Thursday, December 8, 2011

Keep Your Food Money Local

This is my article for the November Go Green! column I write every month in The Denver News, a local newspaper.

Keep Your Food Money Local

Silvana Vukadin-Hoitt

Although I am a contributing writer to The Denver News, I also work as an advocate of sustainable urban agriculture through a local nonprofit organization named Feed Denver: Urban Farms & Markets.
Feed Denver’s mission is to teach people how to grow food in the city and make urban farming viable and profitable. It is no secret that our current food system, with it’s over processed products and reliance on industrial animal farming is no longer sustaining us in a healthful manner. We have become a nation of fast food connoisseurs and the news has spread in recent years that fast food is making us fat and sick. Advertisers spend billions to convince us that we don’t have to ‘waste time in the kitchen’ and that faster is better. They make a lot of money pushing that message into our consciousness day in and day out. And it is our money they are convincing us to spend.
We spend our money buying food from industries and corporations that do not have the infrastructure or the mission to care whether what they sell us will make us ill in the long run or not. In supporting their businesses we have willingly let them rob us of our food culture - once rich in diversity and simple goodness. Every day I hear someone say about some food product “it used to taste better”. Well, this is the reason for that.

I don’t believe that faster is better. I believe that slow is good. Slow down to smell the roses, the coffee, the earth and soil around us. Slow down to get in touch with nature. Food is nature. Not industry.

So what do we do if we want change? My mom always says that in order to change the world you start with yourself and your family. You make sure that you take care of those closest to you and you extend that to your neighbors and then your village. The ripple effect of investing in what and who is important and will resonate to the rest of the world by proxy. This brings me to the Slow Money movement.

Slow Money is a concept that ties together the food system, our economy and local entrepreneurship. Created by visionary economist Woody Tasch, it is a movement that is rapidly gaining attention all over the country as well as in Colorado. It has been named “One of the top five trends in finance for 2011” by Slow Money ideas are rooted in philanthropy and local investing, specifically advocating investment in agriculture, small farms, regional food processing and distribution, local and organic restaurants and individuals or organizations dedicated to educating about how to grow good food.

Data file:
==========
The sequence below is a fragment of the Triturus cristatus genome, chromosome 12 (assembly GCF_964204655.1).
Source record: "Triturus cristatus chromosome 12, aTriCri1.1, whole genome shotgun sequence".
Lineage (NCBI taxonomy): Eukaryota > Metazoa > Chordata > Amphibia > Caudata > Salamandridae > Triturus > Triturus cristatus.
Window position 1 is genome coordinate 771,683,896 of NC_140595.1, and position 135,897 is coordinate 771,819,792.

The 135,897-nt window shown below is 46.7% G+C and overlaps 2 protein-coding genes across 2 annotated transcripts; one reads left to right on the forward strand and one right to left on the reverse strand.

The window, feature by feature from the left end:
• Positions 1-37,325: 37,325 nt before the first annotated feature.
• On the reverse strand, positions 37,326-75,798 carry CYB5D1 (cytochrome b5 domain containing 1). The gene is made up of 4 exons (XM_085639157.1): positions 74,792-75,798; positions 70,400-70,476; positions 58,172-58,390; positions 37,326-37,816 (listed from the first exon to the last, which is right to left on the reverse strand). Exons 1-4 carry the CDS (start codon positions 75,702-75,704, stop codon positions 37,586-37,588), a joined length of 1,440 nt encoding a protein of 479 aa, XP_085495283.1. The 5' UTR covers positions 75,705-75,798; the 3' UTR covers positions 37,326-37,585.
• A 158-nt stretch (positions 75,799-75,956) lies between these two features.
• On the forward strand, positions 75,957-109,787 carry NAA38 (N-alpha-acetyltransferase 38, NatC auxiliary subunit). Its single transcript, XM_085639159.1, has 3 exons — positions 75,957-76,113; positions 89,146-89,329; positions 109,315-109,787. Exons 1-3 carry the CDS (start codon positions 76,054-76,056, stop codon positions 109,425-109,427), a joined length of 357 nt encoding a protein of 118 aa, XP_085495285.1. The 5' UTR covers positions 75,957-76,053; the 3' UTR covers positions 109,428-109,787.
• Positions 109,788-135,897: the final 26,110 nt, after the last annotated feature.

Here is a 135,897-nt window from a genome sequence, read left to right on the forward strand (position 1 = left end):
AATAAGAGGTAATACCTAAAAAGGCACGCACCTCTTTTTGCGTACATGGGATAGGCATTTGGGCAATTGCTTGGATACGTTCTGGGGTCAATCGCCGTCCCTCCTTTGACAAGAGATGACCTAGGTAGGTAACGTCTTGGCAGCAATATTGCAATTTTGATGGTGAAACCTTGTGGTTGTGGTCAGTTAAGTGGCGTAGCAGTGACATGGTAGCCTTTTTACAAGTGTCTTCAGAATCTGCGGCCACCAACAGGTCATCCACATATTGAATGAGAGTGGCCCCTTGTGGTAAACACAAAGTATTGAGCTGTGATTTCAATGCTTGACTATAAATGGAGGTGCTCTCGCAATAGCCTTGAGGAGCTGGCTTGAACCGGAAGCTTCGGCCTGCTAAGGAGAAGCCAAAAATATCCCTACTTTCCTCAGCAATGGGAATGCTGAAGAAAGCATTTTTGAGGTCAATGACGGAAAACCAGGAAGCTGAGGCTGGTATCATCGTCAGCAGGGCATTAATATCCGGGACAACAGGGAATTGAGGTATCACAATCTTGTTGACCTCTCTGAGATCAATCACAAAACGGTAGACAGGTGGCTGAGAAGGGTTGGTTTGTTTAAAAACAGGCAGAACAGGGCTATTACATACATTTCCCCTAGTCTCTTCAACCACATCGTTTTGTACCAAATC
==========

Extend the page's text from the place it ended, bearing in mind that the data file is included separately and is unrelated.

Slow money is about patient capital, socially responsible and local investment. While at the Slow Money conference in San Francisco last month we I met quite a few interesting people. There were investors, farmers, activists, educators, business men and women and people interested in learning about it all.
Together with Lisa Rogers, Executive Director of Feed Denver and Michael Brownlee, of Transition Colorado, both Slow Money proponents I listened to Wes Jackson, founder and president of The Land Institute, who has written several books on sustainability and the viability of new agriculture.
One of the most interesting and charming speakers was Mr. John Bledsoe, who with his son, raises pigs on a farm outside Woodland, California without using antibiotics or growth hormones. He was straight forward about why he raises his animals the way he does: “Because it tastes better”. He also mentioned that his advertising budget is “exactly zero dollars”. Since his meat is ‘good and clean’, his customers come to him by word of mouth advertising. An enviable position. But not, as I realized during the three days of the convention, one that is so uncommon anymore.

All of the small businesses that presented that weekend were convinced that they experienced growth because of their commitment to sustainable practices and because local people bought and supported their products. Think about bringing you food money home. Slow Money suggests to moving just one percent to projects and businesses near you. These will be projects and businesses you can also get involved with, volunteer at and mentor. I put more than one percent into local food through my advocacy with Feed Denver and their programs dedicated to making urban farming profitable.
I volunteer my time and I invest my resources in these programs which ultimately create jobs in underserved communities, with refugee communities and also budding entrepreneurs.

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